On top of these various differences, there are growing tensions between tennis and pickleball players.

One reason for potential tensions between pickleball and tennis is competition for court space and resources. Both sports require a similar type of court, and as pickleball's popularity has grown, it has led to increased demand for court time and space. This can create tensions with tennis players who may feel that their access to courts is being limited or disrupted.

Another reason for potential tensions is the different cultures and demographics of the two sports. Tennis is often seen as a more traditional and elitist sport, while pickleball has a reputation for being more inclusive and accessible. This can create cultural differences between the two sports that may lead to tensions or misunderstandings.

There have also been instances where pickleball courts have been built in close proximity to tennis courts, which can lead to noise and other disturbances that may be disruptive to tennis players. This has sometimes resulted in conflicts between the two groups.

Overall, while there may be tensions between pickleball and tennis, it's important to remember that both sports have their own unique cultures and communities, and there is plenty of room for both to coexist and thrive.

Future of Pickleball

From these charts, I can foresee pickleball attracting much more players each year in the upcoming years - so much so that I believe it may be a sport in the Olympics soon! Approaching 6 million players in the US alone, pickleball has reached both national and international levels of play. Ultimately, the International Olympic Committee (IOC) is the one who decides which sports will be included in the event. It must pass several requirements, which include:

  • The sport needs to be regulated by an international non-governmental organization.
  • Next step is to ensure that the game follows the Olympic Movement Anti-Doping Code. All players must be found to be clean of performance-enhancing drugs.
  • The sport must meet a certain threshold of international popularity. (A potential Olympic sport must be played in 75 countries across four continents if it is played by male athletes, or 40 countries across three continents if played by female athletes.)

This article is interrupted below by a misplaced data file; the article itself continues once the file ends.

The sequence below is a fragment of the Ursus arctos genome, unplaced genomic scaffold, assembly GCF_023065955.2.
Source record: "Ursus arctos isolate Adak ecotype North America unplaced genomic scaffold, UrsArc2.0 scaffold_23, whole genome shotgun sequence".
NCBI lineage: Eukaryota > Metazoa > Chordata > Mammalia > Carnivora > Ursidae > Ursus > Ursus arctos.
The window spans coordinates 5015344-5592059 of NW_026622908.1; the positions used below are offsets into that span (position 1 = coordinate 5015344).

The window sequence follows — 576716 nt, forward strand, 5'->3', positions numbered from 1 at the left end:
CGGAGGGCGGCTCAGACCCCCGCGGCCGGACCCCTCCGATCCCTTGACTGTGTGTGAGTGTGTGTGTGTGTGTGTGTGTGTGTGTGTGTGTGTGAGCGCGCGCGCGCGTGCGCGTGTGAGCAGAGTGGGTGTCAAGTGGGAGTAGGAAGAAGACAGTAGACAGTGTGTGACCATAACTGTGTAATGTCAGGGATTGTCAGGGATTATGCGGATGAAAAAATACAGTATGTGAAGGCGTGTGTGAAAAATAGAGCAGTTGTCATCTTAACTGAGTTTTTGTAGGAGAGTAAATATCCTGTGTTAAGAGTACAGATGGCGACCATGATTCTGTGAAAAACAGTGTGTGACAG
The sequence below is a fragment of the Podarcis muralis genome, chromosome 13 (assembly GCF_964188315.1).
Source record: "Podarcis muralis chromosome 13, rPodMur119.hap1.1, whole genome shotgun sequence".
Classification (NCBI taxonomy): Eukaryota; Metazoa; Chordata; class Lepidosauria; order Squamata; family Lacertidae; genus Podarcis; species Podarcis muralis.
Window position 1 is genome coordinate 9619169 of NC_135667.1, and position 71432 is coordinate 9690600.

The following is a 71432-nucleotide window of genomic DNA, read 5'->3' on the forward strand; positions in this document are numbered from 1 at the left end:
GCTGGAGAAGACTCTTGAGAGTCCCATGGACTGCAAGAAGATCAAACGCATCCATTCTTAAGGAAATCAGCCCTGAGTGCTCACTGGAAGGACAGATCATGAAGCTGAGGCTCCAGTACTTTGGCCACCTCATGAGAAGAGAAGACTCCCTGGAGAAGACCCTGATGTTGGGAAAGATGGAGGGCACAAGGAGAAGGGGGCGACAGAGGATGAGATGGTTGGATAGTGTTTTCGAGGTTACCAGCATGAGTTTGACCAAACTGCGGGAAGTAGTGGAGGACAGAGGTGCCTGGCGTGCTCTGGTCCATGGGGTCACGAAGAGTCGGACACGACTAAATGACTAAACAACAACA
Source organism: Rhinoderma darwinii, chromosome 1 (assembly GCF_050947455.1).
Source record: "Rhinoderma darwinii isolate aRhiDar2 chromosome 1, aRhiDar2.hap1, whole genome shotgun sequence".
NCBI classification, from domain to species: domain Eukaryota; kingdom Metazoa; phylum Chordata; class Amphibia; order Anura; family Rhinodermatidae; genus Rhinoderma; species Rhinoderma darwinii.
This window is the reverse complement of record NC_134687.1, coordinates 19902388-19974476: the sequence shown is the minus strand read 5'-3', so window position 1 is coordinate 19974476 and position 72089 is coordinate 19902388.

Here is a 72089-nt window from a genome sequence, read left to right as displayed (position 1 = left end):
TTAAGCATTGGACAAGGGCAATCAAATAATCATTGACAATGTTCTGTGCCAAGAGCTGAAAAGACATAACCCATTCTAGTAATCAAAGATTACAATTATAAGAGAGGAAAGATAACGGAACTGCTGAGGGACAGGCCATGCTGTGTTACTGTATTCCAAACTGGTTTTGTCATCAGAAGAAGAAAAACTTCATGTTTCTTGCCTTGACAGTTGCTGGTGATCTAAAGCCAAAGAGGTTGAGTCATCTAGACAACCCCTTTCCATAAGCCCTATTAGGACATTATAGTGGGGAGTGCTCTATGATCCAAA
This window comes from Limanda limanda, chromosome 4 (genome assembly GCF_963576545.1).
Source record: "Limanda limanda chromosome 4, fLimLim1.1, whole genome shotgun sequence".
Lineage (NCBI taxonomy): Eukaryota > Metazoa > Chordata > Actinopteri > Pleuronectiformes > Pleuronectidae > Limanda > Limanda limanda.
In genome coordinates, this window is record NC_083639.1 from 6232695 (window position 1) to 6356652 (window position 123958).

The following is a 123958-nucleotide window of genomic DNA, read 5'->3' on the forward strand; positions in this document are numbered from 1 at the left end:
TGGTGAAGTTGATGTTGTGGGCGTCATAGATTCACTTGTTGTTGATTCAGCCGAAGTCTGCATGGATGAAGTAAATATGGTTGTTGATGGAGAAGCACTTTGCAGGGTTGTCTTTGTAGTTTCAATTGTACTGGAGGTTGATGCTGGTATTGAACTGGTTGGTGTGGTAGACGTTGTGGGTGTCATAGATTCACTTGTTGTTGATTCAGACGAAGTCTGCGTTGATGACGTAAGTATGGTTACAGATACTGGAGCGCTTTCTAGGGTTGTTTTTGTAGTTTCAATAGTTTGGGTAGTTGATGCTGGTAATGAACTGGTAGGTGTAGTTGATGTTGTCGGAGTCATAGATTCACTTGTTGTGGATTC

• The sport must have adequate facilities.
  • The sport must have enough popularity around the world enough to gain viewer interest.

As of now, pickleball has not reached all the criteria (yet), but it is a likely option to be added to the LA 2028 Summer Olympics – so keep an eye out for pickleball’s potential debut in the Olympics then! What’s interesting to note is that there are some other very popular sports that are not in the Olympics with much more players than pickleball – cricket (30 million players worldwide), squash (20 million players worldwide), American football (5 million players worldwide), polo (500,000 players worldwide).

As for the general public, pickleball remains a fun and easy way to stay fit, as well as practice a low-impact sport. Pickleball is a sport that can be played by all ages, doesn’t require much money to play, and will entertain friends and family for hours – so don’t be afraid to give it a try!


Does Money Equal Wins in the NFL?

By Aakash Adhia | April 16, 2023

Another great NFL season has just come to an end, which means that we are entering into a brand new NFL offseason and free agency is just around the corner. The Chiefs winning their 2nd superbowl in 4 years is in the rearview mirror and NFL teams are now gearing up to upgrade their teams to knock the defending champs off their throne next season. Free agency is a crucial part of the NFL offseason as teams have an opportunity to address key positions of need and take chances on players who didn’t work out with their teams due to contract disputes or declining skills. We’ve seen teams like the Bucs (Brady, Gronk, AB) go all in free agency and win Super Bowls and teams like the Eagles (AJ Brown, Reddick, Bradberry) retool their rosters to make massive turnarounds. Even the Chiefs made a lot of moves in free agency to replace departures like Tyreek Hill and Tyrann Mathieu (Juju, MVS, Justin Reid).